Induction hobs don’t just dazzle because of their fast heating times. Generally, chefs love this option because it provides a more customizable cooking experience based on the way that heat levels can be manually controlled throughout the cooking session.
If you’re serious about cooking, it’s hard to deny that an induction hob will allow you to use very precise temperature changes as you heat your food.
What Ceramic Hobs and Induction Hobs Have in Common
The list of qualities that ceramic and induction hobs share is long. First, there’s the aesthetic. Both induction and ceramic hobs offer that smooth, built-in look that won’t break up your kitchen by adding in a clunky appliance.
As you may already know, both ceramic hobs and induction hobs actually feature the same glass. In fact, both types of cookers are actually “glass-top cookers” even though they employ slightly different cooking methods.
Another feature that ceramic and induction hobs share is a flat, smooth top lacking any protruding pan supports.
In addition to creating a smooth aesthetic, this design detail ensures that you never have to waste time cleaning supports with tons of nooks and crannies.
Lastly, you’ll find that both ceramic and induction hobs offer tons of features for safety and efficiency as long as you’re purchasing a new model. In fact, most have “locks” and alerts to prevent children from turning on the hob.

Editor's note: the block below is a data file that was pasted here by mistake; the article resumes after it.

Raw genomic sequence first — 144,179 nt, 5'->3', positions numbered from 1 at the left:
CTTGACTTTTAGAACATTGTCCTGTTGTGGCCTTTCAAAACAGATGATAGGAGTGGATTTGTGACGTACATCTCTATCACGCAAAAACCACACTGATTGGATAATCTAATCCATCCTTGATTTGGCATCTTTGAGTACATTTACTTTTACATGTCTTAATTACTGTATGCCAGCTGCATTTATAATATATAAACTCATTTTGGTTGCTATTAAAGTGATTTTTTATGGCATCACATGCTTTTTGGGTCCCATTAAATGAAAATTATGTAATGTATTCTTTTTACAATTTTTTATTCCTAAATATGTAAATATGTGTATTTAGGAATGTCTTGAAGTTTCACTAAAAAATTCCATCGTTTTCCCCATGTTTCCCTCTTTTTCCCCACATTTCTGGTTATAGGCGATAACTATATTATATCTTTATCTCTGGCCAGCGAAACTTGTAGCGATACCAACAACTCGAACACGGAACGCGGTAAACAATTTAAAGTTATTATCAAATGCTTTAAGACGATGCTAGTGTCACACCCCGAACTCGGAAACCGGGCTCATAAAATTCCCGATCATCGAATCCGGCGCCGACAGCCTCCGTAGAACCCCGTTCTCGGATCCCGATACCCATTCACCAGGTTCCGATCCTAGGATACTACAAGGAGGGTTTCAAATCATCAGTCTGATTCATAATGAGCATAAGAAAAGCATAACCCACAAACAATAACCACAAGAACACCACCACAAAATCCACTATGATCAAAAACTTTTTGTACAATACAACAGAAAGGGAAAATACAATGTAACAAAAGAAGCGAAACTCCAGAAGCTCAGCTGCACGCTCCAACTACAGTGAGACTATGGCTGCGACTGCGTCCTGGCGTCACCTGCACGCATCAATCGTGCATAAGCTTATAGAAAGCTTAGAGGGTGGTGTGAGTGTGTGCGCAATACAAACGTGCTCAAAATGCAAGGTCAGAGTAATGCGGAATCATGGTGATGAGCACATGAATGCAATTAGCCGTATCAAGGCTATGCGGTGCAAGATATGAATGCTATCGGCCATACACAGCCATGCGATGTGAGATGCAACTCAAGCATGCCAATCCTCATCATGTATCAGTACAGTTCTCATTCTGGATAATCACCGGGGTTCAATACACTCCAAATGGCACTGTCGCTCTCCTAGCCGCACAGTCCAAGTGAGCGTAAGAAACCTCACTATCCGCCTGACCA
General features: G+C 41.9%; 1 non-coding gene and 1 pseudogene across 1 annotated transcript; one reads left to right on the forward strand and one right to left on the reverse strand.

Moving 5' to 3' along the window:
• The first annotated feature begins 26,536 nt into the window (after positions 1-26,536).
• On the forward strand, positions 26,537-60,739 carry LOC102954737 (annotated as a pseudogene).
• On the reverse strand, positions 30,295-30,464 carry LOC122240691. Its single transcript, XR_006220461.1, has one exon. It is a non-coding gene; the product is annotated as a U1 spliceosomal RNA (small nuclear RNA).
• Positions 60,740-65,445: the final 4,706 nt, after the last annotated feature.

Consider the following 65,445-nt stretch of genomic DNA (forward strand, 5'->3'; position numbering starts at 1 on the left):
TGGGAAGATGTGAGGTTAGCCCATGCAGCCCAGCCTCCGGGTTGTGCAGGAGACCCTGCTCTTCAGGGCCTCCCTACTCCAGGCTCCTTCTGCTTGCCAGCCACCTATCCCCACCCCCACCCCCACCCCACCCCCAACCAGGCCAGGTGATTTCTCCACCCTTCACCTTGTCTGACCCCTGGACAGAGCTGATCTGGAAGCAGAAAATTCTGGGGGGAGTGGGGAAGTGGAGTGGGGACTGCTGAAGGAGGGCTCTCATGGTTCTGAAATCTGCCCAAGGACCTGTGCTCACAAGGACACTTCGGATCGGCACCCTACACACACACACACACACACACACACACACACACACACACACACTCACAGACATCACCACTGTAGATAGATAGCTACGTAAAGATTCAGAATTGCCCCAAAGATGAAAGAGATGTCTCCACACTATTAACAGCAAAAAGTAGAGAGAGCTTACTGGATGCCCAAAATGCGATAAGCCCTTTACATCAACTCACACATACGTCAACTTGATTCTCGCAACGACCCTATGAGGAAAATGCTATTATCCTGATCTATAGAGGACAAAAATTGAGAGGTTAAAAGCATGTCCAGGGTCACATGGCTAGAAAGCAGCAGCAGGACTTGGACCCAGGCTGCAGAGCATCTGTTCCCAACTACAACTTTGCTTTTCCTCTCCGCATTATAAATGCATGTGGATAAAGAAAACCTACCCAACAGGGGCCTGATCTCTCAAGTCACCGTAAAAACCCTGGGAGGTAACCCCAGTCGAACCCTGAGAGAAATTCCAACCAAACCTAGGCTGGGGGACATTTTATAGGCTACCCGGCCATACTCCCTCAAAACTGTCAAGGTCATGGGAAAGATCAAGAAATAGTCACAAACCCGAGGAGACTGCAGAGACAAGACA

Ceramic Hob vs Induction: Which One Is Easier to Install?
This is a question that may be on your mind if you’re trying to get a new hob installed in your kitchen quickly. The truth is that installation work is about equal for the two options.
In fact, both require their own electrical power supplies that are fed using cables. As a result, both usually require the help of an electrical expert when you’re setting up a connection to your cooktop for the first time.
Ceramic Hob Pros and Cons
- Sleek installation – Ceramic hobs are relatively inexpensive to buy and professional installation is usually quick and affordable. Many models feature completely rimless, dark glass that makes the hob look particularly sophisticated. Once a ceramic hob is fitted securely, it forms an almost uninterrupted smooth surface with your kitchen worktop adding a touch of style and class.
- Touch screen control – Modern ceramic hobs usually have a touch screen control panel that’s intuitive and simple to use. You can turn the heat up or down in an instant, ensuring the best results when cooking. Essential features often include pre-programmable settings, overheat prevention, an automatic timer and a childproof safety lock.
- Easy clean – You should have no difficulty keeping the ceramic glass sparkling. Once the hob has cooled, it only needs a quick wipe with mildly soapy water and a soft, cotton cloth. With no metal borders around the edge and no protruding control knobs, debris can’t easily become trapped.